Do you sometimes, especially during those balmy summer days and nights, feel the need for speed? You’re not alone. Watching stock car races is one of the top spectator sports in the country. First, what is a stock car? It’s a car that has been altered from its original factory specifications. A bigger motor to provide high speeds, being an important such alteration.

As for the history of stock car racing, one source credits Prohibition, the very act that prohibited selling alcohol, to the formation of the sport. What’s the connection between booze and car racing?

Stock car racing was developed in the days of Prohibition and began to spread in the 1920s. …stock cars were modified during this time to help alcohol producers outrun law enforcement while transporting liquor, which had become illegal to sell. The cars looked like all the other automobiles on the road, but they had been altered slightly to make them capable of reaching high speeds. “Moon runners” as these individuals were called, began bragging about their 120 mph exploits, and soon after they began racing on the weekends. Thus, stock car racing was born.

Stock car racing provides a great outlet for fun and competition for the many racers, who Ken Minott of Wiscasset Speedway says, “…can be your mailman, electrician, banker. During the day these people are everyday folks. At the speedway, they can be champions.”

Minott, who worked for years in local radio as a disc jockey, now announces the races at Wiscasset and is proud of what they offer.

“We are family-friendly with a five-dollar admission fee that is affordable. Kids under age six are free.”
And yes, Minott says, he makes a point to announce to the crowd that there’s a significant amount of noise and ear protection is available at the concession stand, a must for young kids and probably most of the adults.


Most tracks have monster truck events, where gigantic modified trucks usually run a race around junk cars in the middle and are judged on how well they execute certain tricks.

“The big draw for us is Greg Winchenbach. He’s from Jefferson but competes on the national level. His truck looks like a lobster.”
Minott’s favorite part of announcing is a good, hard-fought race, where the drivers get out of the cars and shake hands. That’s when I’m happiest.”
Vanessa Jordan owns Wiscasset Speedway with her husband.

“When we bought the track, he told me, “ ‘I bought you a job.’ ” She laughs and adds, “It’s a lot of hard work putting on a race day. We have a volunteer staff of 50 people who come for the day and help out because they love the sport.”

George Thomas is the major multi-tasker at Speedway 95 in Hermon.
“I’m the announcer, I do the public relations and mow the lawn.”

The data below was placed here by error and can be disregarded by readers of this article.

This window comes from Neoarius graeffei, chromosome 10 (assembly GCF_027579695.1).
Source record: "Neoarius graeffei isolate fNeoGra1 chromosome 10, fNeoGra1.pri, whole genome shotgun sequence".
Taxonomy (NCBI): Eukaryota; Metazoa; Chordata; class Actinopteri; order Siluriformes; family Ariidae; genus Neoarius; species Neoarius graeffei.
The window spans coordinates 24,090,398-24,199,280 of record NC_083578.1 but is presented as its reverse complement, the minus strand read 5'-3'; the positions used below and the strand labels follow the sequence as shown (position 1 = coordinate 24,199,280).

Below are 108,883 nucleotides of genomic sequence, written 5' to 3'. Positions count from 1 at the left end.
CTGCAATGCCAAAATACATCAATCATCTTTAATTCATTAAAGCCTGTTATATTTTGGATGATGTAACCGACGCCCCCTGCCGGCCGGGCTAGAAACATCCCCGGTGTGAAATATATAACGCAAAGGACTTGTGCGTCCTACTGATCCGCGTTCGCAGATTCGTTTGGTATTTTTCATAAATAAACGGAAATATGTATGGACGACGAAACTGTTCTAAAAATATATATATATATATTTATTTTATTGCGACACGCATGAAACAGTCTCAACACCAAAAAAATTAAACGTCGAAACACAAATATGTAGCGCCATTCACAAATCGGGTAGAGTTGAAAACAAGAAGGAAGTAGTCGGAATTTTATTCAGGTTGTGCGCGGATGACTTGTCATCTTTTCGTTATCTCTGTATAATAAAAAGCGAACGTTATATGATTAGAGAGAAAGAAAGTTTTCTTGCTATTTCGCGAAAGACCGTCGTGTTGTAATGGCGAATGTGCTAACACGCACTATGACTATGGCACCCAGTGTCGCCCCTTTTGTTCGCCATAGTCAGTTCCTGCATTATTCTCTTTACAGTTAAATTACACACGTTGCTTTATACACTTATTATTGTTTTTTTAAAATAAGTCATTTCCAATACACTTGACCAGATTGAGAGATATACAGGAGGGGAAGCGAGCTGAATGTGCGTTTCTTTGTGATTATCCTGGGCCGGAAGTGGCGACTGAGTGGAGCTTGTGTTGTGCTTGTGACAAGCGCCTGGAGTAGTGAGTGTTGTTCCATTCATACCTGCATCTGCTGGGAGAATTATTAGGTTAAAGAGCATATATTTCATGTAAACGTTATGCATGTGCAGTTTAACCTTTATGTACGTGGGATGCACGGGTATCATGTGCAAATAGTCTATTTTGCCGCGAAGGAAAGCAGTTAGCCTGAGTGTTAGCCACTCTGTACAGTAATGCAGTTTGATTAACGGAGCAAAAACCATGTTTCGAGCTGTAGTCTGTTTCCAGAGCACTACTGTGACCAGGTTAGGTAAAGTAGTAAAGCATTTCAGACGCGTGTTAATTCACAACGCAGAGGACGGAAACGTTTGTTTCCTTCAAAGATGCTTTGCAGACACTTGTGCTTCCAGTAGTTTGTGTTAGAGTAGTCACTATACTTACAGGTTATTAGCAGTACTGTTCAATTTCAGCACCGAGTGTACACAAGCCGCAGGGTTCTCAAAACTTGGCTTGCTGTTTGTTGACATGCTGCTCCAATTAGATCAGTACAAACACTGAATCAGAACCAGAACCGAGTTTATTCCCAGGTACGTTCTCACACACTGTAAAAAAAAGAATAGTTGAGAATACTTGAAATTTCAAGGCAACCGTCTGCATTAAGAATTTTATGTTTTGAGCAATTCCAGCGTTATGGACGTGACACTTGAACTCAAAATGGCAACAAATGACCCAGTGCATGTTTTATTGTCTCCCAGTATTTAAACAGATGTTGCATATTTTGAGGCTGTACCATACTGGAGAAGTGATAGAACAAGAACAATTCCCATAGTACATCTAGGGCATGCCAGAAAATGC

The now-retired Thomas, who had a career with the State of Maine, joked about his role at the track, which bills itself as “the family fun track.”
Describing the layout, Thomas said, “It’s a flat track, 1/3 mile around, asphalt, not dirt.”

The races are based on numbers of laps driven around the track and the types of vehicle involved.
“They go from starter cars off the street to completely custom built by one of the race shops in the state.”
What’s the most popular event? “Fans like the faster cars – late models, custom cars.“Speed costs money. We like to say, ‘How fast can you afford to go?’ ”
Thomas is proud of Speedway 95’s kids’ program.

“It’s run only after school gets out and stops when school starts in the fall, so kids aren’t tempted to skip school to go to the track.” Girls as well as boys participate in this program. “The kids run Wednesday nights: basic cars off the street, and they’re not allowed to alter them much. Road runners, they’re called.”
Oxford Plains Speedway is the grandfather of the Maine tracks. Celebrating 70 years of racing, they host what some consider the crown jewel of events: the Oxford 250. With 14,000 seats, it’s among the biggest sports venues in the state and people come from all over for this event. Join the crowd for the 45th running of this great race August 24-26.


What’s to eat at the races? You’re not going to find a kale Caesar salad, for certain.

“It’s fair food,” as George Thomas puts it, “deep-fried Twinkies, jalapeno poppers, things like that.”
At some tracks you can bring your own food or fire up a grill. Pack that kale salad in your Tupperware and tote it along.

There’s fun and excitement at the races. But there’s more to those monster trucks than meets the eye. Last year, after Hurricane Harvey devastated Houston, Texas, people driving monster trucks, the only vehicles that could traverse higher flood waters, helped first responders with rescues and deliveries of food and other necessities. That’s a mechanical “evolution” that has positive social implications. Gentlemen and ladies, start your engines.
Check the tracks’ website and/or Facebook page for the 2018 schedule of races and special events.


877 Main Street (Track address), Oxford call 539-8865
or check

1070 Odlin Road, Hermon
call 945-9595
or check

141 Airport Road, Winterport;
call 223-3998
or check

274 West Alna Road, Wiscasset
call 491-3720
or check


Only subscribers are eligible to post comments. Please subscribe or login first for digital access. Here’s why.

Use the form below to reset your password. When you've submitted your account email, we will send an email with a reset code.

filed under: